George Eliot - The Lifted Veil: Footnote

What's a footnote?
What's this: Alexis and I are both very wordy people that love to dissect the books they read. Since the review format - already burdened by our usual wordiness - can't really accommodate all of our musings and splittings of hairs, and we do consider these two activities essential to our reading happiness, we thought it would be best to have a cluster of posts for each book. One of the posts will be the main review, the others will be discussions of other aspects that caught our fancy and couldn't fit into the review. We'll call them footnotes. 

My first promised footnote for George Eliot's The Lifted Veil concerns one passage that struck me as beautiful. It's a description of Prague in summer: Latimer's first ever vision of the future. It's useless for me to further sing its praises; just read it. It's longish, but well worth your time, I promise:
My father was called away before he had finished his sentence, and he left my mind resting on the word PRAGUE, with a strange sense that a new and wondrous scene was breaking upon me: a city under the broad sunshine, that seemed to me as if it were the summer sunshine of a long-past century arrested in its course—unrefreshed for ages by dews of night, or the rushing rain-cloud; scorching the dusty, weary, time-eaten grandeur of a people doomed to live on in the stale repetition of memories, like deposed and superannuated kings in their regal gold-inwoven tatters. The city looked so thirsty that the broad river seemed to me a sheet of metal; and the blackened statues, as I passed under their blank gaze, along the unending bridge, with their ancient garments and their saintly crowns, seemed to me the real inhabitants and owners of this place, while the busy, trivial men and women, hurrying to and fro, were a swarm of ephemeral visitants infesting it for a day. It is such grim, stony beings as these, I thought, who are the fathers of ancient faded children, in those tanned time-fretted dwellings that crowd the steep before me; who pay their court in the worn and crumbling pomp of the palace which stretches its monotonous length on the height; who worship wearily in the stifling air of the churches, urged by no fear or hope, but compelled by their doom to be ever old and undying, to live on in the rigidity of habit, as they live on in perpetual midday, without the repose of night or the new birth of morning.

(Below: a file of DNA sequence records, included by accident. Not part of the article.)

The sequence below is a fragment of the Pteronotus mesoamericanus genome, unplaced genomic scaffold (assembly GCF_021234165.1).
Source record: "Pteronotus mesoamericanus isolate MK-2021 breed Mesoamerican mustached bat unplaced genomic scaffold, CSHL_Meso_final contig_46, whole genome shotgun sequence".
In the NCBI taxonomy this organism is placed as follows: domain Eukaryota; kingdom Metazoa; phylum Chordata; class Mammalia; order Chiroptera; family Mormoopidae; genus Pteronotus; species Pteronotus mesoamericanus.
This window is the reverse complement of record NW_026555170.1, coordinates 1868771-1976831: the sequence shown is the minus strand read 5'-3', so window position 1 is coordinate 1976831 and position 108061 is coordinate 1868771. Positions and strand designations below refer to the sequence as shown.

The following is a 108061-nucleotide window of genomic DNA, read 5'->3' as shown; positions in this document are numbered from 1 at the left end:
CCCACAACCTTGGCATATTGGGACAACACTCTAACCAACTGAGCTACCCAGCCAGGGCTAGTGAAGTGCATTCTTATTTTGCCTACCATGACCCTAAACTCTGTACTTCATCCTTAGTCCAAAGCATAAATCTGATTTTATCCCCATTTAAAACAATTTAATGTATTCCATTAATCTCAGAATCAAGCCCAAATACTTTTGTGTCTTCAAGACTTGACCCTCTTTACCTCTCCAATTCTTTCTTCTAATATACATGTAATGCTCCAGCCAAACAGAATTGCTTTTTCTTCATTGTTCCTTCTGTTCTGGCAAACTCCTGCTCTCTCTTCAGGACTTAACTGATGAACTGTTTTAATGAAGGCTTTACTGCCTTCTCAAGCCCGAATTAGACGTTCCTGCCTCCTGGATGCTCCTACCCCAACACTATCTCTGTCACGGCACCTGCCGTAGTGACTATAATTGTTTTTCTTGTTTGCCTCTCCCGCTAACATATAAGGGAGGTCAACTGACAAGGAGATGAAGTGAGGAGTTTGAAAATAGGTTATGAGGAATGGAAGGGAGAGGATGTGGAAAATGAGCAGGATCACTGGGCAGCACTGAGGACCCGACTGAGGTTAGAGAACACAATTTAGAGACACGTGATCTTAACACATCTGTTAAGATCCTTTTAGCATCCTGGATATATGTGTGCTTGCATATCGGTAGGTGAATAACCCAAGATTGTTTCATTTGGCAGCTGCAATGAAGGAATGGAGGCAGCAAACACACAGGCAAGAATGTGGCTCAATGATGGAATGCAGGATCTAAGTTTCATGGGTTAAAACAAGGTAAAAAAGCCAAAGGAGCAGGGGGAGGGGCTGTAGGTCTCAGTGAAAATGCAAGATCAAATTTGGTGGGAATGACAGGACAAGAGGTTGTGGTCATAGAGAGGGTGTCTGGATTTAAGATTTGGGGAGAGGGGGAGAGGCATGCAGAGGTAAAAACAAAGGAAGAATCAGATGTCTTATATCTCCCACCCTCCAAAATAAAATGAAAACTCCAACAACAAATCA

The weird thing about this sequence is that, as I read it, I was convinced that I had read something very similar before. The bad news is that I was wrong. The good news is that I was only partially so, and that I now want to read the story this reminded me of - Death in Venice. Mann's Venice is a little different from Eliot's Prague and the way he depicts it is different too. He makes Venice almost into a character with a life of its own running parallel to the life of his main character, Aschenbach. Consequently, he doesn't exactly describe the city; he lets it interact with the hero. You get the image of Venice not through the comparatively bland descriptive passages, but through the hero's reaction to it, through his increasingly altered state of mind. 

From here.

So perhaps Mann's Venice and Eliot's Prague are not so similar after all. But still, there is at least this one fragment, where Aschenbach is walking through streets of oppressive heat and time that stood still, that I felt he could have been walking through Eliot's Prague instead. What do you think?
His head was burning, his body sticky with sweat, his neck quivering, and, plagued by an intolerable thirst, he looked round for immediate refreshment of any kind. He bought some fruit at a little greengrocer’s shop—strawberries, soft, overripe goods—and ate as he walked. A small deserted square that seemed under a curse opened up before him, and he recognized it: it was there he had formulated his abortive escape plan a few weeks before. He sank down on the steps of the well in the middle of the square, resting his head against its iron rim. All was quiet. There was grass coming up between the cobblestones and litter lying about. Among the weathered buildings of unequal height ringing the square he noticed one resembling a palazzo and having Gothic arch windows with empty space behind them and balconies adorned by lions. There was an apothecary on the ground floor of another, and the smell of carbolic acid wafted over to him on an occasional gust of warm wind.
Thomas Mann, Death in Venice (translation by Michael Heim)         

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